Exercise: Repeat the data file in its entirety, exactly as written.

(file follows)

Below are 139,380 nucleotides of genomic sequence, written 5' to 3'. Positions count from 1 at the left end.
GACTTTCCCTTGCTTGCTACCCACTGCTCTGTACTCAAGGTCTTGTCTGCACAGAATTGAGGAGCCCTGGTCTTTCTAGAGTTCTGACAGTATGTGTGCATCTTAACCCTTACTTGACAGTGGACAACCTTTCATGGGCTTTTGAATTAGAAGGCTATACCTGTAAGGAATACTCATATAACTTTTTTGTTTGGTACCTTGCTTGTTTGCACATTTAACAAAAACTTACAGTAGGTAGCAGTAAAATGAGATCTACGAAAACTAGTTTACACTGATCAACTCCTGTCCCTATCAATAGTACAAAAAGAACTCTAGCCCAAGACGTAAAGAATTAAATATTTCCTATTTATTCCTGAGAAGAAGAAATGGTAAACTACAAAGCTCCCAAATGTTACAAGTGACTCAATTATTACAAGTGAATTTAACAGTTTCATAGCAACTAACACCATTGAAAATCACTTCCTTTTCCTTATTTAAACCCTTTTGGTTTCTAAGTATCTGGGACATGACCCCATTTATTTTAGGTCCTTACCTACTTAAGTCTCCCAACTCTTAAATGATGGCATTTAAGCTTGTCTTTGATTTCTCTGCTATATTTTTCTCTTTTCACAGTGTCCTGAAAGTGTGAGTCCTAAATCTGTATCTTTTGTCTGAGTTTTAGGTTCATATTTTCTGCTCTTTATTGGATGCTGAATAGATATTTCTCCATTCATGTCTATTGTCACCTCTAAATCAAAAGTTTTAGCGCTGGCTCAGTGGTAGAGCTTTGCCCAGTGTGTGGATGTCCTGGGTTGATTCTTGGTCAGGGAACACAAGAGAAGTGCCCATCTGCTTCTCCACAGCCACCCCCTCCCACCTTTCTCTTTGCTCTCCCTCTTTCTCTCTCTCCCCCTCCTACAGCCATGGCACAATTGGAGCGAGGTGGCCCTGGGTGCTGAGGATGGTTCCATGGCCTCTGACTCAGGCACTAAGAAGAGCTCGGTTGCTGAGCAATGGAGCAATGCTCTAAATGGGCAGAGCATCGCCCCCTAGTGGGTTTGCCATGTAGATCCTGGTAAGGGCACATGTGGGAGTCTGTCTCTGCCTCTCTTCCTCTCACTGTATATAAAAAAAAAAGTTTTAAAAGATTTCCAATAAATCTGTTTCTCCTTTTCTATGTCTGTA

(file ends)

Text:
Below are 139,380 nucleotides of genomic sequence, written 5' to 3'. Positions count from 1 at the left end.
GACTTTCCCTTGCTTGCTACCCACTGCTCTGTACTCAAGGTCTTGTCTGCACAGAATTGAGGAGCCCTGGTCTTTCTAGAGTTCTGACAGTATGTGTGCATCTTAACCCTTACTTGACAGTGGACAACCTTTCATGGGCTTTTGAATTAGAAGGCTATACCTGTAAGGAATACTCATATAACTTTTTTGTTTGGTACCTTGCTTGTTTGCACATTTAACAAAAACTTACAGTAGGTAGCAGTAAAATGAGATCTACGAAAACTAGTTTACACTGATCAACTCCTGTCCCTATCAATAGTACAAAAAGAACTCTAGCCCAAGACGTAAAGAATTAAATATTTCCTATTTATTCCTGAGAAGAAGAAATGGTAAACTACAAAGCTCCCAAATGTTACAAGTGACTCAATTATTACAAGTGAATTTAACAGTTTCATAGCAACTAACACCATTGAAAATCACTTCCTTTTCCTTATTTAAACCCTTTTGGTTTCTAAGTATCTGGGACATGACCCCATTTATTTTAGGTCCTTACCTACTTAAGTCTCCCAACTCTTAAATGATGGCATTTAAGCTTGTCTTTGATTTCTCTGCTATATTTTTCTCTTTTCACAGTGTCCTGAAAGTGTGAGTCCTAAATCTGTATCTTTTGTCTGAGTTTTAGGTTCATATTTTCTGCTCTTTATTGGATGCTGAATAGATATTTCTCCATTCATGTCTATTGTCACCTCTAAATCAAAAGTTTTAGCGCTGGCTCAGTGGTAGAGCTTTGCCCAGTGTGTGGATGTCCTGGGTTGATTCTTGGTCAGGGAACACAAGAGAAGTGCCCATCTGCTTCTCCACAGCCACCCCCTCCCACCTTTCTCTTTGCTCTCCCTCTTTCTCTCTCTCCCCCTCCTACAGCCATGGCACAATTGGAGCGAGGTGGCCCTGGGTGCTGAGGATGGTTCCATGGCCTCTGACTCAGGCACTAAGAAGAGCTCGGTTGCTGAGCAATGGAGCAATGCTCTAAATGGGCAGAGCATCGCCCCCTAGTGGGTTTGCCATGTAGATCCTGGTAAGGGCACATGTGGGAGTCTGTCTCTGCCTCTCTTCCTCTCACTGTATATAAAAAAAAAAGTTTTAAAAGATTTCCAATAAATCTGTTTCTCCTTTTCTATGTCTGTA